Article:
2010-05-25

    ... Council is co-chaired by the Secretary of the Interior, the Secretary of Agriculture, and the Secretary of... of the most invaded marine/coastal environments in the world, with over 50 invasive species that... development of state invasive species councils. DATES: Meeting of the Invasive Species Advisory Committee...

  3. Endangered Species & Biodiversity: A Classroom Project & Theme

    Science.gov (United States)

    Lauro, Brook

    2012-01-01

    Students discover the factors contributing to species losses worldwide by conducting a project about endangered species as a component of a larger classroom theme of biodiversity. Groups conduct research using online endangered- species databases and present results to the class using PowerPoint. Students will improve computer research abilities…

  4. The Gilbertiodendron ogoouense species complex (Leguminosae

    NARCIS (Netherlands)

    Burgt, van der X.M.; Mackinder, B.A.; Wieringa, J.J.; Estrella, de la Manuel

    2015-01-01

    The Gilbertiodendron ogoouense species complex consists of 14 tree species. Eight species are here newly described and one is here reinstated: G. bambolense Burgt; G. breteleri Burgt; G. ebo Burgt & Mackinder; G. ecoukense (Pellegr.) Burgt; G. maximum Burgt & Wieringa; G. minkebense Burgt

  5. Brachyspira Species and Gastroenteritis in Humans

    NARCIS (Netherlands)

    Westerman, L.J.; Boer, de R.F.; Roelfsema, J.H.; Friesema, I.H.M.; Kortbeek, L.M.; Wagenaar, J.A.; Bonten, M.J.M.; Kusters, J.G.

    2013-01-01

    Brachyspira species have been implicated as a potential cause of gastroenteritis in humans; this is, however, controversial. In 733 gastroenteritis cases and 464 controls, we found 29 samples positive for Brachyspira species (2.3% of cases and 2.6% of controls; P = 0.77). Brachyspira species were

  6. Brachyspira Species and Gastroenteritis in Humans

    NARCIS (Netherlands)

    Westerman, L J; de Boer, R F; Roelfsema, J H; Friesema, I H M; Kortbeek, L M; Wagenaar, J A; Bonten, M J M; Kusters, J G

    Brachyspira species have been implicated as a potential cause of gastroenteritis in humans; this is, however, controversial. In 733 gastroenteritis cases and 464 controls, we found 29 samples positive for Brachyspira species (2.3% of cases and 2.6% of controls; P = 0.77). Brachyspira species were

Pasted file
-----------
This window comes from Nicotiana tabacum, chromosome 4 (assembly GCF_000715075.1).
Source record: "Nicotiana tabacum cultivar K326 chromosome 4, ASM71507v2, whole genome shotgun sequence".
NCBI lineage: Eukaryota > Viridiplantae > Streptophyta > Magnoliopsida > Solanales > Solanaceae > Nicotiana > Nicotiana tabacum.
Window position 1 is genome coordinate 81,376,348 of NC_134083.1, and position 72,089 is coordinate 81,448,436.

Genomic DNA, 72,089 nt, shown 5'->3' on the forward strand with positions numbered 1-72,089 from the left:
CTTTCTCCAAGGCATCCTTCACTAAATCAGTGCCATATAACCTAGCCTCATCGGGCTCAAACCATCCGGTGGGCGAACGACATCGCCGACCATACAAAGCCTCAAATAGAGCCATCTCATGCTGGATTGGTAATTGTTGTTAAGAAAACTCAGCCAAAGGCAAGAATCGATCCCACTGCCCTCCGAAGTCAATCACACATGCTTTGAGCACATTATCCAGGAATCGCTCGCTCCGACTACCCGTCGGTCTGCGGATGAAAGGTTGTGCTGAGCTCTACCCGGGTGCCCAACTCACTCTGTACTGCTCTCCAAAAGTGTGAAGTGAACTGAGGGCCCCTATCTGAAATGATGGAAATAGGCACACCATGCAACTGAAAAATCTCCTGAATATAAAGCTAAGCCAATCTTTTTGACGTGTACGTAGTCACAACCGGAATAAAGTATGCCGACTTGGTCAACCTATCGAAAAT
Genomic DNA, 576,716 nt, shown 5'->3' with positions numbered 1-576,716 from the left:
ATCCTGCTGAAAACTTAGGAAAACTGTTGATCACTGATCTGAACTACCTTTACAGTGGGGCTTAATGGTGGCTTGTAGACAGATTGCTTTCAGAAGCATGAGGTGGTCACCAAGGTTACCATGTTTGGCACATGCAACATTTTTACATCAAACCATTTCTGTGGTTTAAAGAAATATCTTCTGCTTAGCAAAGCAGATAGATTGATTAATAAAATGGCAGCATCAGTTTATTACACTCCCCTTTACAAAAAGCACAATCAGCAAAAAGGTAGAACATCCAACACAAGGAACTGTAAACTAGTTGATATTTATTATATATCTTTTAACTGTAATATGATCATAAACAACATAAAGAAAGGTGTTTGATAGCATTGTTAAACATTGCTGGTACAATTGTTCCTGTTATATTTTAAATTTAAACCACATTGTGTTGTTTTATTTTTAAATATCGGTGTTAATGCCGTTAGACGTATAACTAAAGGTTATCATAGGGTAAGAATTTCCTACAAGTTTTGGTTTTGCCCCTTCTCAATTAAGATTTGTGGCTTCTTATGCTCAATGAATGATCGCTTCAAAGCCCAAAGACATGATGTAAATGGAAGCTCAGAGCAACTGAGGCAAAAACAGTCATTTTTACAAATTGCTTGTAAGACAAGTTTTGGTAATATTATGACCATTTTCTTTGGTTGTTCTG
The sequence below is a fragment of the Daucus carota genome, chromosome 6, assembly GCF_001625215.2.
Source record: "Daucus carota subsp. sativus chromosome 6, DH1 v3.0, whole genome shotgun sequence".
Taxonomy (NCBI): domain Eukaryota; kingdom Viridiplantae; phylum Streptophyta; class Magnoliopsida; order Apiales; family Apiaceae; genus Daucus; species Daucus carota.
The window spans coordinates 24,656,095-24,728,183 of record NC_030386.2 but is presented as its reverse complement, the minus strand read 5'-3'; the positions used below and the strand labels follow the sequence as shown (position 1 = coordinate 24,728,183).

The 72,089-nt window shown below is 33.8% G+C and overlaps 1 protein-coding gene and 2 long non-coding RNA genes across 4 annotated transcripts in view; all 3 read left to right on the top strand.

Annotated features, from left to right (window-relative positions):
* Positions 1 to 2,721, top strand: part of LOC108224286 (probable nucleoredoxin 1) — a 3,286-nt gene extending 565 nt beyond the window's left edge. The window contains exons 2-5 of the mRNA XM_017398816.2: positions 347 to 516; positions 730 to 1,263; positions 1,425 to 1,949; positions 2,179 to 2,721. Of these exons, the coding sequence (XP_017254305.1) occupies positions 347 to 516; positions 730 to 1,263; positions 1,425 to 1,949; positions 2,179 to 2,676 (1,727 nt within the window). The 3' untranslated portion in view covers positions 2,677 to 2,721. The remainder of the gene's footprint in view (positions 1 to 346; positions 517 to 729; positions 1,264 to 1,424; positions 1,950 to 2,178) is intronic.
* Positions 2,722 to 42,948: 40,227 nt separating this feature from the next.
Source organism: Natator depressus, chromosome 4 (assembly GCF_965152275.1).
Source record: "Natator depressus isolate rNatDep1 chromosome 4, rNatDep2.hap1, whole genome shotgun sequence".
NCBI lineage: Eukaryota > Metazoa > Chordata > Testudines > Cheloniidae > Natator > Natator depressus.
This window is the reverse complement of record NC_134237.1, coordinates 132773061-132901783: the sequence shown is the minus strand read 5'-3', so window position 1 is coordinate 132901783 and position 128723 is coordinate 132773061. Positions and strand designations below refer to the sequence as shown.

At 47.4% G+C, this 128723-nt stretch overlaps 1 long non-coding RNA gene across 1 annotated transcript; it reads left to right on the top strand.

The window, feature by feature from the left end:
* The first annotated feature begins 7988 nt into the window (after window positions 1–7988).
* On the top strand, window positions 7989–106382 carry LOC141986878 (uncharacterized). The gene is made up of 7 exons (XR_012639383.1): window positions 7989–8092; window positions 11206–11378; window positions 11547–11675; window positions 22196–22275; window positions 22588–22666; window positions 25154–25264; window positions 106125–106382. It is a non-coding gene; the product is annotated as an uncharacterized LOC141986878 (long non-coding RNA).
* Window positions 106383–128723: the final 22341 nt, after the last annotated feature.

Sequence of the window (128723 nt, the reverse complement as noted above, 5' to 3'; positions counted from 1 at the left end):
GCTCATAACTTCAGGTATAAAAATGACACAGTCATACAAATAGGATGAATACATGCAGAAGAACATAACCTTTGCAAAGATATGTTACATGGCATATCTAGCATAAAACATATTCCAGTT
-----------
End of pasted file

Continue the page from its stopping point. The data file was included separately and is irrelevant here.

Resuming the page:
7. 22 CFR 216.5 - Endangered species.

    Science.gov (United States)

    2010-04-01

    ... 22 Foreign Relations 1 2010-04-01 2010-04-01 false Endangered species. 216.5 Section 216.5 Foreign Relations AGENCY FOR INTERNATIONAL DEVELOPMENT ENVIRONMENTAL PROCEDURES § 216.5 Endangered species. It is A... endangered or threatened species and their critical habitats. The Initial Environmental Examination for each...

  8. Invasive Species Science Update (No. 7)

    Science.gov (United States)

    Dean Pearson; Yvette Ortega; Jack Butler

    2014-01-01

    Invasive Species Science Updates are designed to keep managers and other users up-to-date with recently completed and ongoing research by RMRS scientists, as well as highlight breaking news related to invasive species issues. The newsletter is produced by the RMRS Invasive Species Working Group (ISWG), which is a core group of scientists who volunteer to coordinate...

  9. Do invasive plant species alter soil health?

    Science.gov (United States)

    Invasive species may alter soil characteristics or interact with the soil microbial community to yield a competitive advantage. Our objectives were to determine: if invasive plant species alter soil properties important to soil health; and the long-term effects of invasive plant species on soil pro...

  10. Options in dealing with marine alien species

    NARCIS (Netherlands)

    Pelt-Heerschap, van H.M.L.; Sneekes, A.C.; Foekema, E.M.

    2015-01-01

    Invasive species can have strong impact on the local ecosystem, not only substantial impact on the local ecosystem, but also on economy and human health. This review on marine alien species outlines aspects of prevention, eradication and control strategies. When managing invasive species, prevention

  11. Species rarity: definition, causes, and classification